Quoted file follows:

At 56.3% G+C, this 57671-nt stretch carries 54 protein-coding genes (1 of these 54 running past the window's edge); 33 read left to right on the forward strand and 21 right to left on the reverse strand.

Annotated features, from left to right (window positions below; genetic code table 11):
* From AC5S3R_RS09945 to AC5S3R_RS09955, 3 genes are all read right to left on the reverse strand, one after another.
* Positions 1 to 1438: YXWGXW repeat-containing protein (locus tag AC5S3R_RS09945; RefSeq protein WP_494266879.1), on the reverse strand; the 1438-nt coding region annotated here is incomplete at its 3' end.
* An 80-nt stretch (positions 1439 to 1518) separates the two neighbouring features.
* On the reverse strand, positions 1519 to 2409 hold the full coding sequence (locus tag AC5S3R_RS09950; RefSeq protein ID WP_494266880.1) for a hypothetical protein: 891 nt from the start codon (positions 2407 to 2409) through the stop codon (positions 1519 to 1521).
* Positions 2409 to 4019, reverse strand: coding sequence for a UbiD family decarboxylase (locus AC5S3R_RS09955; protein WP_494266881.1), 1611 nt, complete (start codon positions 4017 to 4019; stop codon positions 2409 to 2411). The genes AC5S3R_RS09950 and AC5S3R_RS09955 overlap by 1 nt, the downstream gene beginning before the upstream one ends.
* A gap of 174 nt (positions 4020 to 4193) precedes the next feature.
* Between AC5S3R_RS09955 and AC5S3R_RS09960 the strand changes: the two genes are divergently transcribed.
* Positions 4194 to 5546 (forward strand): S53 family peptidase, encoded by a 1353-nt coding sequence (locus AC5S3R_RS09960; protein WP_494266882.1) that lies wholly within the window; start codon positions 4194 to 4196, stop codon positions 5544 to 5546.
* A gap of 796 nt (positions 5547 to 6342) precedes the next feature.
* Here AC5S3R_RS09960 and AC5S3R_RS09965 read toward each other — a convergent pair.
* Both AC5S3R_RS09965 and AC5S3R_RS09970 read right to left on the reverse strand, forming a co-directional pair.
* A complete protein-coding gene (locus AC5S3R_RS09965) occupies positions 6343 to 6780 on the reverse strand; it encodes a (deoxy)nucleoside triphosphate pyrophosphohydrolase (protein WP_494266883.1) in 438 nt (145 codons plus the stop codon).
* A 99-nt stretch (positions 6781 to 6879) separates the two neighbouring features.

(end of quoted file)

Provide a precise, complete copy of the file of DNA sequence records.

At 56.3% G+C, this 57671-nt stretch carries 54 protein-coding genes (1 of these 54 running past the window's edge); 33 read left to right on the forward strand and 21 right to left on the reverse strand.

Annotated features, from left to right (window positions below; genetic code table 11):
* From AC5S3R_RS09945 to AC5S3R_RS09955, 3 genes are all read right to left on the reverse strand, one after another.
* Positions 1 to 1438: YXWGXW repeat-containing protein (locus tag AC5S3R_RS09945; RefSeq protein WP_494266879.1), on the reverse strand; the 1438-nt coding region annotated here is incomplete at its 3' end.
* An 80-nt stretch (positions 1439 to 1518) separates the two neighbouring features.
* On the reverse strand, positions 1519 to 2409 hold the full coding sequence (locus tag AC5S3R_RS09950; RefSeq protein ID WP_494266880.1) for a hypothetical protein: 891 nt from the start codon (positions 2407 to 2409) through the stop codon (positions 1519 to 1521).
* Positions 2409 to 4019, reverse strand: coding sequence for a UbiD family decarboxylase (locus AC5S3R_RS09955; protein WP_494266881.1), 1611 nt, complete (start codon positions 4017 to 4019; stop codon positions 2409 to 2411). The genes AC5S3R_RS09950 and AC5S3R_RS09955 overlap by 1 nt, the downstream gene beginning before the upstream one ends.
* A gap of 174 nt (positions 4020 to 4193) precedes the next feature.
* Between AC5S3R_RS09955 and AC5S3R_RS09960 the strand changes: the two genes are divergently transcribed.
* Positions 4194 to 5546 (forward strand): S53 family peptidase, encoded by a 1353-nt coding sequence (locus AC5S3R_RS09960; protein WP_494266882.1) that lies wholly within the window; start codon positions 4194 to 4196, stop codon positions 5544 to 5546.
* A gap of 796 nt (positions 5547 to 6342) precedes the next feature.
* Here AC5S3R_RS09960 and AC5S3R_RS09965 read toward each other — a convergent pair.
* Both AC5S3R_RS09965 and AC5S3R_RS09970 read right to left on the reverse strand, forming a co-directional pair.
* A complete protein-coding gene (locus AC5S3R_RS09965) occupies positions 6343 to 6780 on the reverse strand; it encodes a (deoxy)nucleoside triphosphate pyrophosphohydrolase (protein WP_494266883.1) in 438 nt (145 codons plus the stop codon).
* A 99-nt stretch (positions 6781 to 6879) separates the two neighbouring features.